I had another couple of hours on the river this morning in light rain and a blustery wind. Rising fish were once again hard to find, but eventually I spotted one busy under the far bank and before long he reached the net safely.
As I ambled on up river I spotted a Mink on some vegetation that had gathered mid-stream. It soon slipped into the water and came out on the far bank before disappearing. I gave it little thought, having seen my share before, and continued on. Further up, as I surveyed a likely spot for any sign of fish, I became aware that I could hear the mink in the reeds opposite. I fumbled for the camera, and a moment later to my astonishment, it came across the river and through the dripping vegetation and stopped, partially hidden, eighteen inches from my boot. I could see its black, wet fur glistening, but not its face. In a moment it sensed that I was there, and was off. I hit the shutter and got this record shot as it went.
I did eventually find another decent trout rising occasionally, but annoyingly, it was right under some low branches. I had to shorten the leader down to just six feet to cope with the gusts, and after some effort got the fly, a Pheasant Tail to him, and he had it first time. Another lovely fit River Frome trout that soon swam off strongly. No more could be found, so I made my way homewards for a welcome mug of hot coffee.
The Club is a private one, founded in 1877, of approximately sixty-four members and six Town Rod subscribers. The Club’s waters consist of about 12 miles of wild brown trout & grayling fishing in the main River Frome, River Cerne and River Piddle, together with attendant carriers and side streams. The waters extend both above and below the town of Dorchester and the Club employs a part-time keeper.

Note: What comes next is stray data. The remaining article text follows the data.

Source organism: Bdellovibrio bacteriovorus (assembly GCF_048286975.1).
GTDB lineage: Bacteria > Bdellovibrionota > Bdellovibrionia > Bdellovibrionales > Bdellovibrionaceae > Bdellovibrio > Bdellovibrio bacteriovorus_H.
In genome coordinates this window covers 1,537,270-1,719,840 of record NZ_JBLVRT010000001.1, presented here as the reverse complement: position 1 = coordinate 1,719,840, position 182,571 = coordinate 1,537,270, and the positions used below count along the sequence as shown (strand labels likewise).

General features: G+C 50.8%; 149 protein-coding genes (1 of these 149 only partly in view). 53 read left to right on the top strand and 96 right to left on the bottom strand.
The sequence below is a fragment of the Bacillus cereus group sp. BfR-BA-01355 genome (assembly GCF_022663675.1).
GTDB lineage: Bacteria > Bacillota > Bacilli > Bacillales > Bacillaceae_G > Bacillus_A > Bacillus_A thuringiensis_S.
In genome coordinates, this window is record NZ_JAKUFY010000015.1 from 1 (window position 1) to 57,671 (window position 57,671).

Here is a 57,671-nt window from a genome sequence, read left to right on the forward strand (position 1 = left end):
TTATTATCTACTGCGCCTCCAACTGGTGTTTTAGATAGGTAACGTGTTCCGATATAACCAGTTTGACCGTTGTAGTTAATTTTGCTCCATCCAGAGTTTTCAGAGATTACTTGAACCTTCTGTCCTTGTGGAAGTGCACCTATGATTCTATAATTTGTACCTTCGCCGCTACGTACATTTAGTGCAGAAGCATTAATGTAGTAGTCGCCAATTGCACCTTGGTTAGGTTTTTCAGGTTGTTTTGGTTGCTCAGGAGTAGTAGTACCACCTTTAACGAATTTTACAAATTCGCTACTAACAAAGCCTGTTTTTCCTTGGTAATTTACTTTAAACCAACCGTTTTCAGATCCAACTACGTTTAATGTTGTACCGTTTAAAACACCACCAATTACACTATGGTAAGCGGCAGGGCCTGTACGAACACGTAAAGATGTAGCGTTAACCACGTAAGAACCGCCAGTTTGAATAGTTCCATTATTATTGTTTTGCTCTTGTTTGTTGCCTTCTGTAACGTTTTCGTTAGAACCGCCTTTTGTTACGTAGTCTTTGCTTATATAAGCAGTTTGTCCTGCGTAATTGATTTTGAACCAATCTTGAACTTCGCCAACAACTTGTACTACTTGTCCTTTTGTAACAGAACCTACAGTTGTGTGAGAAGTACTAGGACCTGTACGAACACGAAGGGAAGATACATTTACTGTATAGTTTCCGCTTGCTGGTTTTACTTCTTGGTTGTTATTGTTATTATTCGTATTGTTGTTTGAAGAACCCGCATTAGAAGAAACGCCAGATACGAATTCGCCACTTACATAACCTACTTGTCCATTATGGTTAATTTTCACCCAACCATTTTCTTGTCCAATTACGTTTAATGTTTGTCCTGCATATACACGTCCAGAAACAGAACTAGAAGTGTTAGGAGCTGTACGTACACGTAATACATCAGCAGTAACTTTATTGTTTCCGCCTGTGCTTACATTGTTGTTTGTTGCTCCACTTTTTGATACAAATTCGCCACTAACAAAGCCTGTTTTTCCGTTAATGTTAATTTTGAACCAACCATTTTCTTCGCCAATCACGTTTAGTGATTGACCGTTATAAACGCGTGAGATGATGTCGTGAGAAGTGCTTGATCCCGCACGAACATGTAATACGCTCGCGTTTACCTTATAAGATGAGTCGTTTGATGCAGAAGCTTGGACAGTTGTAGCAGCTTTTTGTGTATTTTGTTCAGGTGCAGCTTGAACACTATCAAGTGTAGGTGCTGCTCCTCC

The Angling Trust's guidance for anglers during this second lockdown. Fish safely, locally and respect the ‘rule of two’ during lockdown Click Here :-- Advice for Individual Anglers
Day Tickets are only available during the trout season and only on Tuesdays, Thursdays, Saturdays & Bank Holidays. (season 1st April – 14th October)
The Police have made it quite clear that poaching is a crime in progress covered by the 1968 Theft Act. Members should always call 999 to report it and not phone the keeper. Without a report the police will not be aware of the extent of a problem.
If possible note or photo vehicles.
Stress if you are vulnerable/elderly or at risk of intimidation..
In order to give the call handler an accurate location they recommend putting the “what3words” app on your smartphone. Click here…
Angling’s representative body, the Angling Trust, has a web site for anglers to record sightings of cormorants, goosanders and mergansers throughout the UK: www.cormorantwatch.com The site is easy to use and will gather vital data to help persuade government of the need for action to protect fisheries.
Invasive plants and animals can carry diseases that kill fish, block waterways and banks, interfering with fishing. They can be small and hard to spot, so are easily spread on damp clothing and equipment.
Protect the environment and fishing you enjoy, by keeping your kit free of invasive plants and animals.
To find out more please visit
the NNSS Website